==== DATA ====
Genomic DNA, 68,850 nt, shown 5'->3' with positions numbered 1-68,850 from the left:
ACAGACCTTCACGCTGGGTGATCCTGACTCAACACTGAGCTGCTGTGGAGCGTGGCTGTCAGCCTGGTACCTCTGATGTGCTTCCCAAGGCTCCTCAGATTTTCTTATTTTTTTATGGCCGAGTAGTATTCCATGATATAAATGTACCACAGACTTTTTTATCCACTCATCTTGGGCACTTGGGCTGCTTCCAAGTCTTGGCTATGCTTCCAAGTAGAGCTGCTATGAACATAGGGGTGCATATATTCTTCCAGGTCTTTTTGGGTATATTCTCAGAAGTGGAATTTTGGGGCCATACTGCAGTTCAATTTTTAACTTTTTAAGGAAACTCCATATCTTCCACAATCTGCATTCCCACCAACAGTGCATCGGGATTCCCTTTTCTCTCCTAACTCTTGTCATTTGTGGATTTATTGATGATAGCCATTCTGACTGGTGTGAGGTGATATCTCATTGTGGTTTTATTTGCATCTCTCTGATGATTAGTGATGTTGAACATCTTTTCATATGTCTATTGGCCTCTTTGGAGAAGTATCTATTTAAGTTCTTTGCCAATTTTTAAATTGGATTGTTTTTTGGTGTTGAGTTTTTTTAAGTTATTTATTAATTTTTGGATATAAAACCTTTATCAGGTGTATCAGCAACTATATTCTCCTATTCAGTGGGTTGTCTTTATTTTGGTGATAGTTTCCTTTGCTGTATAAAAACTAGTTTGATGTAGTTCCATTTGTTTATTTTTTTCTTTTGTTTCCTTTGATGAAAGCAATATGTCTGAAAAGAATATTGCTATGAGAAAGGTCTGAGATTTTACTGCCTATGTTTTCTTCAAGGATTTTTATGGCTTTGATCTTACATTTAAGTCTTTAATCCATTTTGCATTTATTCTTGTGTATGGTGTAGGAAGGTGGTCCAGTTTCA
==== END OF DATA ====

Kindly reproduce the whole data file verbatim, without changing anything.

Genomic DNA, 68,850 nt, shown 5'->3' with positions numbered 1-68,850 from the left:
ACAGACCTTCACGCTGGGTGATCCTGACTCAACACTGAGCTGCTGTGGAGCGTGGCTGTCAGCCTGGTACCTCTGATGTGCTTCCCAAGGCTCCTCAGATTTTCTTATTTTTTTATGGCCGAGTAGTATTCCATGATATAAATGTACCACAGACTTTTTTATCCACTCATCTTGGGCACTTGGGCTGCTTCCAAGTCTTGGCTATGCTTCCAAGTAGAGCTGCTATGAACATAGGGGTGCATATATTCTTCCAGGTCTTTTTGGGTATATTCTCAGAAGTGGAATTTTGGGGCCATACTGCAGTTCAATTTTTAACTTTTTAAGGAAACTCCATATCTTCCACAATCTGCATTCCCACCAACAGTGCATCGGGATTCCCTTTTCTCTCCTAACTCTTGTCATTTGTGGATTTATTGATGATAGCCATTCTGACTGGTGTGAGGTGATATCTCATTGTGGTTTTATTTGCATCTCTCTGATGATTAGTGATGTTGAACATCTTTTCATATGTCTATTGGCCTCTTTGGAGAAGTATCTATTTAAGTTCTTTGCCAATTTTTAAATTGGATTGTTTTTTGGTGTTGAGTTTTTTTAAGTTATTTATTAATTTTTGGATATAAAACCTTTATCAGGTGTATCAGCAACTATATTCTCCTATTCAGTGGGTTGTCTTTATTTTGGTGATAGTTTCCTTTGCTGTATAAAAACTAGTTTGATGTAGTTCCATTTGTTTATTTTTTTCTTTTGTTTCCTTTGATGAAAGCAATATGTCTGAAAAGAATATTGCTATGAGAAAGGTCTGAGATTTTACTGCCTATGTTTTCTTCAAGGATTTTTATGGCTTTGATCTTACATTTAAGTCTTTAATCCATTTTGCATTTATTCTTGTGTATGGTGTAGGAAGGTGGTCCAGTTTCA